Kelmscott Manor is situated on the Oxfordshire/Gloucestershire border. Willliam Morris the textile, furniture and ceramics designer lived here from 1871 until his death in 1896.
It is now owned by the Society of Antiquaries of London who restored it in the 1960s when they took it over from Oxford University.
Morris's daughter May lived in the house until her death in 1938 when it passed to Oxford University under the instructions in her will. This proved to be a bit of a millstone for the University so they were relieved when a court judgement allowed them to pass it over to the Society of Antiquaries of London.
The house itself is situated in a very quiet lane and is surrounded by a lovely but simple garden.
Full of Morris's designs and samples of his cloth, furniture and ceramics the house makes a clean and light museum on three floors. The attic is reached by a most unusual staircase. Originally the steps would have been very steep but someone devised the idea of a split staircase where each stair is divided into two and staggered so that each stair is only half as steep thus making mounting it very easy for even the most infirm visitor.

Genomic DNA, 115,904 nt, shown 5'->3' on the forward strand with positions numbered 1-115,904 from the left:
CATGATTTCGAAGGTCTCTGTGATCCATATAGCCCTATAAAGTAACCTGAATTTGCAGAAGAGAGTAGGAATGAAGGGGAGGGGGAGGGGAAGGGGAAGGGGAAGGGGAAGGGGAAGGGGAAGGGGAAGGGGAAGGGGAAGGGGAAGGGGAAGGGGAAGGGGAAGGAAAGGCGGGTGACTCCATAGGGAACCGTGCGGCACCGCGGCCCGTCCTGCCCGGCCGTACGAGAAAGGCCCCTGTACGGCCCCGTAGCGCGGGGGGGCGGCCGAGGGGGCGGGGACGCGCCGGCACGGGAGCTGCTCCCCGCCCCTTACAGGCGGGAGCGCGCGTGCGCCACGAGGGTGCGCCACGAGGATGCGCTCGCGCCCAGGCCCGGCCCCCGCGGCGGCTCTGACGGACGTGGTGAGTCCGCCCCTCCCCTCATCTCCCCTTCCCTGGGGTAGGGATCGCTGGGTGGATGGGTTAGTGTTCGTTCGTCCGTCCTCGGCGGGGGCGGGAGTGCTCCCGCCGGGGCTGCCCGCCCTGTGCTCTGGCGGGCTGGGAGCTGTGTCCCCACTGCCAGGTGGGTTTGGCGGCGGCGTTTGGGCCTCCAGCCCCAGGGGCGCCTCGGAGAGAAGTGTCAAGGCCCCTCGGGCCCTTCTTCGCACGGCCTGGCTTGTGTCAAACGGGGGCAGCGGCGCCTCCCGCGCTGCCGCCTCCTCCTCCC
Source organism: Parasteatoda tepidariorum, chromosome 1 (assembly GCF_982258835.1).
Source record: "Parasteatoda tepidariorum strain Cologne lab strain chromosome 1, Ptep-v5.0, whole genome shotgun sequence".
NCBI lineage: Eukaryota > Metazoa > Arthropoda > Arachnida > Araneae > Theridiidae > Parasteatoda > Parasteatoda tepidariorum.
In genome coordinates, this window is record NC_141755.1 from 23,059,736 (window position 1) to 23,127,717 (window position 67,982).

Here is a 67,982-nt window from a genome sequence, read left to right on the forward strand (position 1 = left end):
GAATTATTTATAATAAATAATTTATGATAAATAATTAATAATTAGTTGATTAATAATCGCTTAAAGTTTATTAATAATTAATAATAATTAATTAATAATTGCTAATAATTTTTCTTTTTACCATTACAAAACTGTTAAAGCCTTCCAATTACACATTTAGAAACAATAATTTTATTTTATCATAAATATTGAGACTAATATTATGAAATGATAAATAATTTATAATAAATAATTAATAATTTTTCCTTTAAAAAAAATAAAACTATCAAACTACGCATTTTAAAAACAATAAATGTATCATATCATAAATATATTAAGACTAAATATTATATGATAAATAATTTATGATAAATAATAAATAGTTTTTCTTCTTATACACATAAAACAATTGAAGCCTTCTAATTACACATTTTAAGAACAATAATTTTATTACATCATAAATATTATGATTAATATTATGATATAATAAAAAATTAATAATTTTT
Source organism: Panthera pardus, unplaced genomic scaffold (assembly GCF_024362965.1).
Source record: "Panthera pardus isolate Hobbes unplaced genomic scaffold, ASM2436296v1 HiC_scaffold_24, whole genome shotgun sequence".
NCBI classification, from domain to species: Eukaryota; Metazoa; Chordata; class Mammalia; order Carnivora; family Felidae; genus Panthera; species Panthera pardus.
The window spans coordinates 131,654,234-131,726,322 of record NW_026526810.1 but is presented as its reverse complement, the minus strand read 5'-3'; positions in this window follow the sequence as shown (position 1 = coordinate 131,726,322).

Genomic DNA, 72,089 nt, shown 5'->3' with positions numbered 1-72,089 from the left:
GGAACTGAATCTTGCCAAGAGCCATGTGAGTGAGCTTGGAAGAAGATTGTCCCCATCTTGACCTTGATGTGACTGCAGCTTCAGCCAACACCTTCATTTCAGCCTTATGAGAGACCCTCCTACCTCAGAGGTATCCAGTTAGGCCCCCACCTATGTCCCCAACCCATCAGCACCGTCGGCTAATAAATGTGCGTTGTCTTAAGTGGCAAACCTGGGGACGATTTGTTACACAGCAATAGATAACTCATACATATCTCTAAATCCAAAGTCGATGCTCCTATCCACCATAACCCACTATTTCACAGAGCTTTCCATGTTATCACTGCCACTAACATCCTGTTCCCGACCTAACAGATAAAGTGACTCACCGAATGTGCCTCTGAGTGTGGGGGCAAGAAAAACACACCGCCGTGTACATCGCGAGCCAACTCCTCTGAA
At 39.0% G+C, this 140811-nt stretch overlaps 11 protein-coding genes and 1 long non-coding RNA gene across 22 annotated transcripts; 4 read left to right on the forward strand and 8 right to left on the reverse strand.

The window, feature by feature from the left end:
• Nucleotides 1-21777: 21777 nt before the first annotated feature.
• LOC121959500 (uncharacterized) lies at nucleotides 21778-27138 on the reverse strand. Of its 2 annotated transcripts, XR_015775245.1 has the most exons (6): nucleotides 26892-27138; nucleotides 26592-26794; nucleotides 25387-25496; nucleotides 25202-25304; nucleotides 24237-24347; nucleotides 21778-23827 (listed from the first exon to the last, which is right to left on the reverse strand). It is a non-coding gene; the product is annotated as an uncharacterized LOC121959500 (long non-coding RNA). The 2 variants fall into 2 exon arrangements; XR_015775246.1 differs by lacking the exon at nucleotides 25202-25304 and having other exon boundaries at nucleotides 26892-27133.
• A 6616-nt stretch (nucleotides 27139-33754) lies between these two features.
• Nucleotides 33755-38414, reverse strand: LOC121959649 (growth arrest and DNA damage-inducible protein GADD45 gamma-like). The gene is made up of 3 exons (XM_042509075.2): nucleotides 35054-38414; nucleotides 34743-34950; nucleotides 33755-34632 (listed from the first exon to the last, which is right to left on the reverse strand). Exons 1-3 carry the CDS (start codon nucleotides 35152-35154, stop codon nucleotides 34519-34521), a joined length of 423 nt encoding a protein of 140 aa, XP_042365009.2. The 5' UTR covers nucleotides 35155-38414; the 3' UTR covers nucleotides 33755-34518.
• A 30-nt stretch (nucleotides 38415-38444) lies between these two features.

We found the whole experience a delight. The docents were pleasant and polite and very knowledgable on their subjects which made for an even more intresting visit.
There is a restaurant but there is also a pub in the village, The Plough at Kelmscott, both serving delicious and reasonably priced food.
The only thing which could have been a problem was that the car park is a very pleasant 10 minute walk from the house, although there is a drop off point for disabled and infirm visitors at the house itself.